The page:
SOUTH LAKE TAHOE, Calif. — The South Lake Tahoe City Council is once again considering a variety of bans or restrictions on polystyrene — the synthetic material most commonly known by the brand name Styrofoam used in packaging at restaurants for takeout orders and at other retail stores.
City staff presented possible tiers of a polystyrene ban for discussion at a council meeting last week. These tiers range from a ban only eliminating polystyrene takeout food containers to one that prohibits the sale of products packaged with polystyrene, like egg cartons and meat at grocery stores.
In 2013, the City Council discussed banning single-use plastic bags and polystyrene at retail establishments. Though the city moved forward with a ban on plastic single-use carryout bags — later bolstered by a statewide ban on plastic bags — no action was taken to prohibit polystyrene.
Environmentalists have long criticized polystyrene for its lengthy lifetime in landfills and impact on the environment and wildlife, the Tahoe Daily Tribune reported .
The Council requested staff bring back more information on how the various tiers might impact local businesses.
“I just want to make sure we look hard at unintended consequences,” said Tom Davis, a councilmember.
The League to Save Lake Tahoe spoke out in support of a ban.
“This year alone we hosted 17 organized cleanup efforts and just with polystyrene, which is expanded foam, we found 2,000 pieces,” said Marilee Movius, community engagement manager for the League. “This does not include other plastics that we also found, which is over 16,000 pieces.”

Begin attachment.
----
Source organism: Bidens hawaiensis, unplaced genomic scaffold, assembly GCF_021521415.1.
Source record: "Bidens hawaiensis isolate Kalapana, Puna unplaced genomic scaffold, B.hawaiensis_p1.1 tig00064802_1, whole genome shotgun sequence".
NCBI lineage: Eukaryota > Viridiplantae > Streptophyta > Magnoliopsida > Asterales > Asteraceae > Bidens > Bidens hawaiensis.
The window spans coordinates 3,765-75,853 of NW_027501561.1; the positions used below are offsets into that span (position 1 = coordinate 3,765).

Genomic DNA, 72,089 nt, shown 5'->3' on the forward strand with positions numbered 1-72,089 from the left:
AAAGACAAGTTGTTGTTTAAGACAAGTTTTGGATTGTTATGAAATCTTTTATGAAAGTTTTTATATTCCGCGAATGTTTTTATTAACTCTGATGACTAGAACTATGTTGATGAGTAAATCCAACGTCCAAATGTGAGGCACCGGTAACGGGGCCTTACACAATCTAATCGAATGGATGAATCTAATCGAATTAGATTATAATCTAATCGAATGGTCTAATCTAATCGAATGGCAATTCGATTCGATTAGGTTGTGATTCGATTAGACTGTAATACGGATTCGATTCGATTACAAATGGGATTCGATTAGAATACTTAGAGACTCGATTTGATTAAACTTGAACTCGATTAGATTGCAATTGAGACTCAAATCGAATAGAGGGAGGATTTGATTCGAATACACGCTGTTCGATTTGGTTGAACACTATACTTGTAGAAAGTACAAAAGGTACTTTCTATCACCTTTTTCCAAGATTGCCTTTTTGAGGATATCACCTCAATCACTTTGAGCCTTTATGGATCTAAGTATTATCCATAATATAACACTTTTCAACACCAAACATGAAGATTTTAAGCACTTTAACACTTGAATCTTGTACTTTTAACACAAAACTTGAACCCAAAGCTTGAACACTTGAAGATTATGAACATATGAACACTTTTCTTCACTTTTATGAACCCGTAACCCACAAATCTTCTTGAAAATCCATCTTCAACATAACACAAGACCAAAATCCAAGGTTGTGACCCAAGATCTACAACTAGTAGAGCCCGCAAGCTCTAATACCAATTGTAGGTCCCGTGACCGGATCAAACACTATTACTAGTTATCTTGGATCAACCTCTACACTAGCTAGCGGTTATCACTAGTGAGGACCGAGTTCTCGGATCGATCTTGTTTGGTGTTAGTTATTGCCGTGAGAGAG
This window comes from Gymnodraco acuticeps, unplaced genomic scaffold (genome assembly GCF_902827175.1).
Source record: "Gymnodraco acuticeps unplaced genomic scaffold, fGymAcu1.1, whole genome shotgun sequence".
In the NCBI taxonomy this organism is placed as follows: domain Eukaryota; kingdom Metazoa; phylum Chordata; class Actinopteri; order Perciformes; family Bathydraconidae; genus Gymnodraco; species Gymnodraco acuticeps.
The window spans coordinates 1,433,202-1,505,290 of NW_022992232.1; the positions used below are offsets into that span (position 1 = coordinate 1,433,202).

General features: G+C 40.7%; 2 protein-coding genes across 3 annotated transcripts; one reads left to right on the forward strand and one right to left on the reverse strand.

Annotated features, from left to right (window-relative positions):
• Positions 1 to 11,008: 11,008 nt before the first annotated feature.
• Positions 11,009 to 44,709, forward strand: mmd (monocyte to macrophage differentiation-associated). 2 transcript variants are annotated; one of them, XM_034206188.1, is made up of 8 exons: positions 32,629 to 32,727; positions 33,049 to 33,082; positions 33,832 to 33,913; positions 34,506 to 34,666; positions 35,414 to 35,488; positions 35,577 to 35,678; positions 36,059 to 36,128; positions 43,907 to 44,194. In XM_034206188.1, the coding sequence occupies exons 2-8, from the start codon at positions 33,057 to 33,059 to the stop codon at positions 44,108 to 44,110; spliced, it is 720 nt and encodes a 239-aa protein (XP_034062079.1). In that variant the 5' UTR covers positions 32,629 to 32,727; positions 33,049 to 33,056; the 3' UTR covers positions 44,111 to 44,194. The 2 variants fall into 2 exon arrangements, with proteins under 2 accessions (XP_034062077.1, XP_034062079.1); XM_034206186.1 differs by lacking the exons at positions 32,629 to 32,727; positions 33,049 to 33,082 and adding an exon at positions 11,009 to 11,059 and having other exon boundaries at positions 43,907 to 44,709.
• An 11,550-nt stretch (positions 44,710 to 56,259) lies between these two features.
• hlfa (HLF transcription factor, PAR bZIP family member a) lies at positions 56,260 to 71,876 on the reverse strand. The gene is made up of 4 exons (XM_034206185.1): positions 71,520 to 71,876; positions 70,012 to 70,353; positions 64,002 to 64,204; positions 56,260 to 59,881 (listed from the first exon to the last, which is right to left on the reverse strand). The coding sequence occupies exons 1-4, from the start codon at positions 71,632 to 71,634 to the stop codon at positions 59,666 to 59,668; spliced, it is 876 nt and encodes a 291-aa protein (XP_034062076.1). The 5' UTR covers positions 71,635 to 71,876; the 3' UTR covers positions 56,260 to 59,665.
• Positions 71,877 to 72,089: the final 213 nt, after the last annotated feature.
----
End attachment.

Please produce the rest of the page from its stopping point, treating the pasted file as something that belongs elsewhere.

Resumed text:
Movius also noted that polystyrene is considered the fifth-largest source of hazardous waste in the United States by the Environmental Protection Agency.
American Chemistry Council, an industry trade company for chemical companies, wrote to the council, objecting any sort of ban.
“This ordinance falsely assumes that banning one type of food packaging material will result in a reduction in litter; overlooks many environmental benefits associated with polystyrene food service containers; (and) incorrectly assumes biodegradable or compostable alternatives have a lower footprint on the environment,” wrote Tim Shestek, senior director of State Affairs for American Chemistry Council.
Shestek also asserted that any ban would impose higher operating costs on restaurants, especially smaller businesses — an opinion shared by the California Restaurant Association.
More than 100 cities have enacted polystyrene bans around the country, including Seattle, Portland and New York City.
South Lake Tahoe City Council will revisit the polystyrene ban topic at a future meeting.
Information from: Tahoe Daily Tribune, http://www.tahoedailytribune.com/